I learned more about myself on my trip to Austin than I did ...

I learned more about myself on my trip to Austin than I did about F1. I learned that I’m the kind of person who would rather be right than happy, would rather stand in my ivory tower than frolic in the fields below. I experienced firsthand the intended effect of allowing riffraff like me, those who distinguish themselves by way of words alone, to mingle with the giants of capitalism and their cultural attachés. It is to give this anointed everyman a taste of the good life, to make them feel like a prince for a day, and that if they do this with enough scribblers they will write nice words and somehow ameliorate the divide between the classes. My hosts were nice people with faces. They showed us extraordinary hospitality. If one takes many trips like this, I can see how it warps the mind, the perception of the world and our place in it. Power is enticing. Like Lewis Hamilton? You can eat steaks that cost the same as your electricity bill and meet him again. You, too, can bask in the balding aura of Prince Harry and the fake glow of Instagram models. Any wealth and status you lack, you can perform. What I received wasn’t a crash course in Formula 1—in fact, Formula 1 only became more mystifying to me—but journalism, as viewed by the other side. The great irony of the other side is that they need journalism. The petrochemical companies, deeply powerful institutions, need journalists to write about all the things they attach themselves to that are not being a petrochemical company. Formula 1, on a rapacious tangent for growth and new markets, needs journalists to spread the good word of the richest sport in the world. Unfortunately for the other side, journalism still remains a double-edged sword. Send me on an experience and I’ll have an experience. Sadly, I suffer from an unprofitable disease that makes me only ever capable of writing about the experience I’m having. The doctors say it’s terminal.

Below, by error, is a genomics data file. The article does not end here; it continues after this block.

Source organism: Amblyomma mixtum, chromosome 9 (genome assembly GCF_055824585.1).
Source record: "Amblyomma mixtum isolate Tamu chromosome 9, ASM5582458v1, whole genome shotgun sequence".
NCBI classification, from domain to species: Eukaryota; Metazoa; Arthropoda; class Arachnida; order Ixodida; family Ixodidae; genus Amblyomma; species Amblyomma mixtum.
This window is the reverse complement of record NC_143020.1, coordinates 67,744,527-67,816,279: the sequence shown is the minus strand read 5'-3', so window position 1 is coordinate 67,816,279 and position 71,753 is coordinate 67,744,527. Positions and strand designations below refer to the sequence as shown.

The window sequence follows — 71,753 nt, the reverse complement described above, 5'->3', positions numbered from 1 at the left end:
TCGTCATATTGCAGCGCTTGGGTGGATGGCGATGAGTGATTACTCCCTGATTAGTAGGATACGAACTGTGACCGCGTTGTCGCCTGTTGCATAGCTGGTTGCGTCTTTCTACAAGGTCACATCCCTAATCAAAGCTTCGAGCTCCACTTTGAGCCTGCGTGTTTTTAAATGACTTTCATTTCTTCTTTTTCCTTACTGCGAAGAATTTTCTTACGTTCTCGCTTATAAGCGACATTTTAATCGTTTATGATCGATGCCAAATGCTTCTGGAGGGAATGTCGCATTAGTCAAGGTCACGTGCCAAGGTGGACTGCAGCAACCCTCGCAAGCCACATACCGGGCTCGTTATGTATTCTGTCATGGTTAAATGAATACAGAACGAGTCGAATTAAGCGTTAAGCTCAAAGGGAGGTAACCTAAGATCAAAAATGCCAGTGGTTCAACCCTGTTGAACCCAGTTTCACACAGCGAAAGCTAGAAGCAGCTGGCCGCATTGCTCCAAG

The publication took down this article a few days after it was published.

they didn’t like her experience.